By LA Weekly
By Henry Rollins
By Weekly Photographers
By Shea Serrano
By Nate "Igor" Smith
By Dan Weiss
By Erica E. Phillips
By Kai Flanders
Photo by Marla Rutherford
The blaxican gay rapperDeadlee is standing in the lobby of the DGA, having just attended a Los Angeles Film Festival screening of the lackluster hip-hop–inflected Afro-boho/slacker film Men Without Jobs. “Butterfly is still fine as fuck,” says Deadlee of the former Digable Planets member who stars in the film, “but his ass can’t act.” An actress working the crowd approaches him, thrusting a calendar of herself into his hands. “I had some of these made up to promote myself,” she tells him, “and I still got a few lying around. Thought I’d give one to a brother who looks like he could appreciate it.” He smiles and graciously accepts the gift. It’s a laughable sign of the times, I tell him after she leaves, that his looking like he just escaped from County is construed as heterosexuality. He laughs and nods.
Deadlee, whose sophomore CD, Assault With a Deadlee Weapon, was recently released, gives off enough mixed vibes and crossed references that it’s easy to get snagged on his surface: cholo gear; ruffneck gait; tats curling around his neck, over his arms and across his back; an impenetrable glare till he gets to know you, then it’s all warm smiles. Effortlessly sexy (with a propensity toward sleaze), he’s also surprisingly sensitive, almost shy in person. The new CD builds on its predecessor’s electronica/rock/sample-heavy grooves, stirring in a more West Coast, G-funk sound. Deadlee gives his age as 29; he makes no secret of wanting to go beyond cult status.
L.A. WEEKLY:What are the differences between the first album and this one?
DEADLEE: I put out my first album, 7 Deadlee Sins, by myself, completely indie. On this one, I had the support of a label, ACRONYM. Matt Wobensmith, who ran [the gay punk label] Outpunk in the ’90s, is trying to do the same today but with gay rappers. I was the first artist signed, and he encouraged me to take it to the next level. I’d say my first album was a lot more abstract, which I like, but it was time to bring all the issues to the surface. If you listen to the first album, I give signs of my sexuality, but I was very Prince-like — I left you guessing. On Assault, I don’t hold back. There’s no question as to what I’m saying and who I am. I hit you right off with “Suck Muh Gun.” My gun is my voice, my cock. Or you can take it literally as a weapon. I’m taking the whole gangster image and flipping it. I’m a strong gay man, and I’m challenging all these motherfucks to try and challenge my manhood. They can’t! I use my sexuality as a plus, treat straight fucks like they’ve treated and disrespected women and gays all these years. I’m one faggot you can’t fuck with. I break out of the stereotype.
What’s your take on “downlow” culture?
I struggle with this. I understand why a lot of men keep it on the DL, but, at the same time, it’s a cop-out. I address it in my song “No Fags Allowed,” that a DL brotha is a punk who runs away from the truth. It takes more balls to be open ’bout your shit. A lot of it comes from communities not accepting their gay family. With Latino and black communities, it’s the “don’t ask, don’t tell” policy. That leaves a lot of young Latinos and blacks to adhere to the DL way — that and the fact that a lot of them don’t connect with the white Queer Eye, Will & Grace faggot. Mainstream media has ghettoized “gay” as a joke, a feminine queeny thing. When I see these images, even I want to be DL. [Laughs.] I just keep pushing my agenda to show other Latinos and blacks that you can be open with your shit and still be strong. To be open doesn’t demasculinize — is that a word? — you. Since telling my family I was gay, I have no fear. It really got me to the next level in my life.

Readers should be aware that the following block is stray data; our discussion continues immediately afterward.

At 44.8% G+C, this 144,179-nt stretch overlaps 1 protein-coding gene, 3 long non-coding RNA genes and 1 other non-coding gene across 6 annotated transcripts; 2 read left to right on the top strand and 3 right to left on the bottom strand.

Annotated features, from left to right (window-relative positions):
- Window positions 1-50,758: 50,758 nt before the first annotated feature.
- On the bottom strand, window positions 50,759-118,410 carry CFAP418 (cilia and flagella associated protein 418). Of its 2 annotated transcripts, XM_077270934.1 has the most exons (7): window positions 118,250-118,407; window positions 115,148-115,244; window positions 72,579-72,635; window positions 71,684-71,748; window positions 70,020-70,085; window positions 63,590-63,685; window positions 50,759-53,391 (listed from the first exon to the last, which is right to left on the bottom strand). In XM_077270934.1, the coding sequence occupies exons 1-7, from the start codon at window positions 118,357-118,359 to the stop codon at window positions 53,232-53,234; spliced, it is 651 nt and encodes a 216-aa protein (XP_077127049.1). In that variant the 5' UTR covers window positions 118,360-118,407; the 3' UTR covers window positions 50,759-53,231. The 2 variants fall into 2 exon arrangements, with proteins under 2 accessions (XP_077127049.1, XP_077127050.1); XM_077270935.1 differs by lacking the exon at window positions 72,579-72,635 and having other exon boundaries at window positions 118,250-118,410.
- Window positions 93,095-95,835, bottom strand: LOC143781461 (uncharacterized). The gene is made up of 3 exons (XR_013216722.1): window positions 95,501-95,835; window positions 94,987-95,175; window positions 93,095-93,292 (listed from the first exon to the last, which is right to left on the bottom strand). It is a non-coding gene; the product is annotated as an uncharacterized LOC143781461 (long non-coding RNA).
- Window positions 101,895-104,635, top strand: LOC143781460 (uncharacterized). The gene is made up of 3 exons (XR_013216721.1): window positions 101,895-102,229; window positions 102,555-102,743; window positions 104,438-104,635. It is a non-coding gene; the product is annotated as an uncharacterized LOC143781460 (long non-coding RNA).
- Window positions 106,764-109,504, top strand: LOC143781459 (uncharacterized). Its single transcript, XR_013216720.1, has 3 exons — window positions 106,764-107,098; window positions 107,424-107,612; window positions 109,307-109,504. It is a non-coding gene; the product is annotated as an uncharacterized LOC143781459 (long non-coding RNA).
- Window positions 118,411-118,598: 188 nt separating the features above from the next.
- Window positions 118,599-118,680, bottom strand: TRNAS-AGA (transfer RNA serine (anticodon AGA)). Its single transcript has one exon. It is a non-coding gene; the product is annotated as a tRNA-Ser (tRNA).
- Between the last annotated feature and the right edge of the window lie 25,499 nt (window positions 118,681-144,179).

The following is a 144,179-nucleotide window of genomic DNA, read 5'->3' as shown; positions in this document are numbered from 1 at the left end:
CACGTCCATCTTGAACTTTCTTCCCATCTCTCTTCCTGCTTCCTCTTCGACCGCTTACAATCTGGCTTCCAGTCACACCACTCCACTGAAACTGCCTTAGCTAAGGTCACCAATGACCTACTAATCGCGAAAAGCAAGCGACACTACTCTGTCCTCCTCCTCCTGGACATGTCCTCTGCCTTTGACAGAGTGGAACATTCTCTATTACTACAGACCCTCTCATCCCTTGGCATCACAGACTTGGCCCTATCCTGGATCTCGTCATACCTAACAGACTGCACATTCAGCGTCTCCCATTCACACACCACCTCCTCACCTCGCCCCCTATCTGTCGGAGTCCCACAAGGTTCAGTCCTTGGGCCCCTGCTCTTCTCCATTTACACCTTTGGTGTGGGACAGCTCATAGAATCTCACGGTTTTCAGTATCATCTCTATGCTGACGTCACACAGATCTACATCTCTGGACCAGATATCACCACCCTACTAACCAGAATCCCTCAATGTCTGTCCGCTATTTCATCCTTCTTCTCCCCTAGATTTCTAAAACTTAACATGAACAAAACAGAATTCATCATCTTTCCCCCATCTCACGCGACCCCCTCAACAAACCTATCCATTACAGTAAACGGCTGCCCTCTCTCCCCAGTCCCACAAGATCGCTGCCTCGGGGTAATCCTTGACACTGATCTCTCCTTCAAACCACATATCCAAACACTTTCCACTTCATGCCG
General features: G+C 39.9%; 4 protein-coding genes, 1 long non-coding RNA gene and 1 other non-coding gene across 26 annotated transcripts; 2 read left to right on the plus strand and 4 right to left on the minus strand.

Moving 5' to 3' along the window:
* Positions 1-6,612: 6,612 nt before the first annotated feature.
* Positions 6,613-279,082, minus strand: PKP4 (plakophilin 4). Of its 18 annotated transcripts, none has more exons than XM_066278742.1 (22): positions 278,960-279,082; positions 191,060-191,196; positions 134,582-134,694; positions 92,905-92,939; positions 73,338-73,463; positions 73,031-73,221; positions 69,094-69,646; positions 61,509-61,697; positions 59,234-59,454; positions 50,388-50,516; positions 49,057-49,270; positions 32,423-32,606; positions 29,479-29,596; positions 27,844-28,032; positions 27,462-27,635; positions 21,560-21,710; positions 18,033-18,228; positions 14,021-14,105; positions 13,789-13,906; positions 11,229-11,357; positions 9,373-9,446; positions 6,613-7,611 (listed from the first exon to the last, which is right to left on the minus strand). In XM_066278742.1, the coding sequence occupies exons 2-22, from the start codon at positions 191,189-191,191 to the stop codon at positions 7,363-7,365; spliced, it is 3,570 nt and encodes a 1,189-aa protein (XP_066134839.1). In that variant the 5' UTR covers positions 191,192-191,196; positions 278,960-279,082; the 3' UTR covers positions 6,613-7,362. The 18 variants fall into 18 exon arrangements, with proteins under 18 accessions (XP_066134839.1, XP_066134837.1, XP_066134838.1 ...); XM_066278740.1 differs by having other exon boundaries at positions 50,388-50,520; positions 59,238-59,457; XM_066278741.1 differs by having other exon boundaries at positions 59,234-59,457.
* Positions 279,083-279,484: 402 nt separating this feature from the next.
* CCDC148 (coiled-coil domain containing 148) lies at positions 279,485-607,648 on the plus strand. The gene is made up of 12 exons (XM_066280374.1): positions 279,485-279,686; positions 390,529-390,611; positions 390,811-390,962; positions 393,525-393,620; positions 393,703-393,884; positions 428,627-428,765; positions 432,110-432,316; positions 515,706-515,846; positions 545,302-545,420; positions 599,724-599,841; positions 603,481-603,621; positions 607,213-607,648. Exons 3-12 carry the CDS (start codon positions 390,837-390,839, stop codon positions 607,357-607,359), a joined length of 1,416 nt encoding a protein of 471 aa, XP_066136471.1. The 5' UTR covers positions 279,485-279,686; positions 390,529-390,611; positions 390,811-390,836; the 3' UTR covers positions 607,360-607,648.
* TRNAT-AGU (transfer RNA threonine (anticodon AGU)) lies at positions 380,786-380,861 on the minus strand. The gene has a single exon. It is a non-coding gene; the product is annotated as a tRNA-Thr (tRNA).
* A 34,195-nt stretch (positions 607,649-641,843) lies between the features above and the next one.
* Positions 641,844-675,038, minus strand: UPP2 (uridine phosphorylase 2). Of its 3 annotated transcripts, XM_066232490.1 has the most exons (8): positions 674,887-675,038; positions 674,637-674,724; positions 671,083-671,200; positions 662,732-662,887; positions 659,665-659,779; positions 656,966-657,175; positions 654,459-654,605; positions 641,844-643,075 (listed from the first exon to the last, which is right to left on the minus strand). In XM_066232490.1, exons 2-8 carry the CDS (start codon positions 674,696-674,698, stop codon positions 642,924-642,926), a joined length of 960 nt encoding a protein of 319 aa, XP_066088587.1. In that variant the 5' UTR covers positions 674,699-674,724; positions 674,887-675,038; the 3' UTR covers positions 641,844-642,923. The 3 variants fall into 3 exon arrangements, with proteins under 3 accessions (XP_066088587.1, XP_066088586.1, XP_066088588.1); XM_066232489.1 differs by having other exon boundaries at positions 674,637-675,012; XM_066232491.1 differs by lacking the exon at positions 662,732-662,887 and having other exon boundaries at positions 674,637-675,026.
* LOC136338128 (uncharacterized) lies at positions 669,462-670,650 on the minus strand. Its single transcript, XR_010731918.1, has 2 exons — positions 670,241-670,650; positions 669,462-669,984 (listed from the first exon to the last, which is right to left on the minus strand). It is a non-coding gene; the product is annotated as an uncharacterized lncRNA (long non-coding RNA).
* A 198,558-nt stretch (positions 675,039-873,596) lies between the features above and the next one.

You’ve scaled down your posse. Why? Where are the drag queens?
The gay community is very rich. There are so many different people and backgrounds — trannies, drag queens, homothugz, lipstick lesbians, butch dykes, FTM and MTF . . . Goddayum! When I first started performing, I really wanted to showcase all of that. I wanted the hip-hop audience to see that there’s [an unacknowledged] world out there that digs hip-hop. But I felt my message was getting lost with all the go-go boyz and queens I had onstage. I scaled it down so the content of my raps gets heard. Plus, drag queens aren’t a shock anymore. It’s more shocking to see a masculine man onstage rap about sucking dick.
Why do you think the West Coast has been the most fertile terrain for gay/queer hip-hop?
West Coast is the best coast, just like Pac used to say! I guess it’s because, in general, L.A. and San Francisco are gay-friendly, and it may be easier to be yourself. Also Juba Kalamka from the rap group DDC [Deep Dick Collective] has been instrumental in bringing gay hip-hop to light with the yearly festival Peaceout in Oakland.